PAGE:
Cumberland Times-News

Local News

November 18, 2013

ACM students received $21.2 million in financial aid

CUMBERLAND — Students attending Allegany College of Maryland were awarded and paid $21.2 million in financial assistance during fiscal year 2013, according to a report distributed Monday during the monthly meeting of the college’s Board of Trustees.

The report revealed that assistance came in the form of 4,419 awards from 80 different programs.

The data showed that 84 percent of ACM students receive some type of financial aid.

Linda Price, vice president of advancement and enrollment, commented on the trends in financial aid during the meeting.

“We have seen an increase in federal dollars while we have seen a decrease in state dollars from Maryland and Pennsylvania,” said Price.

Federal Pell Grants for ACM increased from $6.8 million in 2012 to $6.9 million in 2013. Maryland dropped state aid from $947,132 in 2012 to $827,064 this year. Pennsylvania aid also dropped from $1.05 million in 2012 to $960,960 in 2013.

“Pell (Grant) dollars have more than doubled over the past six years,” said Price.

Data revealed during the meeting also showed that federal student loans increased from $9.3 million in 2012 to $9.6 million in 2013.

“Students are having to borrow more and more,” said Price.

Also contributing to the financial aid pie available to eligible ACM students is the Allegany College of Maryland Foundation. With over $9 million in assets, the foundation gave out around 1,300 scholarships in 2012 totaling $587,000.

 In addition to the Cumberland location, ACM has two additional campuses in Bedford and Somerset, Pa.

ACM experienced steady growth in enrollment in the early 2000’s, that peaked during the 2009 and 2010 school years at around 4,100 students.

Since that peak, ACM enrollment has declined each year since. Total enrollment for ACM in 2013 was about 3,161.

The meeting also featured a presentation by two ACM instructors from the Division of Business and Economics.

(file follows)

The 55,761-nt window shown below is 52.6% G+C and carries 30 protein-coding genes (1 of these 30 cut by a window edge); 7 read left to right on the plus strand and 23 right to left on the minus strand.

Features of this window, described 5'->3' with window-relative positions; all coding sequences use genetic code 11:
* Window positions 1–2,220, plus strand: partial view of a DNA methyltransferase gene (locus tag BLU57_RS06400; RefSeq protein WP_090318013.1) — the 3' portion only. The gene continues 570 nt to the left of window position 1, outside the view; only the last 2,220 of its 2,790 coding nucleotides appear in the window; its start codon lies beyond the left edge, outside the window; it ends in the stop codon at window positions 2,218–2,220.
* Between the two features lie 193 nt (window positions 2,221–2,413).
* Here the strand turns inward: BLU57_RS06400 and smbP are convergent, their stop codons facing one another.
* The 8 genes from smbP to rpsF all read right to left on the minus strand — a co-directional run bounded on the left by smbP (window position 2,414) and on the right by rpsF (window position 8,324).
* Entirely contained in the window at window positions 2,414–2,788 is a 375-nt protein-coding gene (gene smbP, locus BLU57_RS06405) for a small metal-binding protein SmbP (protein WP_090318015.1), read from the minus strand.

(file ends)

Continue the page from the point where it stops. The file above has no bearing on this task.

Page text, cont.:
“We offer three degree programs: business management, accounting and economics,” said Robin Imgrund, coordinator for business and economics at the Pennsylvania campus.

Imgrund said the department currently has 406 students and is the second largest majors program next to pre-nursing.

The business department has been a consistent asset to the school, according to Imgrund, because it has low costs, doesn’t require expensive equipment and has high enrollment.

“Have you considered the business aspect of health care in your program,” asked Barry Ronan, president and CEO of the Western Maryland Health System and an ACM board member.

Ronan said that now might be a good opportunity to look at adding a health care concentration in business given health care’s large role in the community.

“The timing is good because health care is changing dramatically and moving toward a value based model,” said Ronan.

Maryland is also the home to more than 500 biomedical sciences companies with the field considered to be one of the fastest growing industries in the country.

“It’s definitely something worth looking at,” said Ron Krug, the coordinator for business and economics at the Cumberland campus.

Greg Larry can be contacted at glarry@times-news.com.

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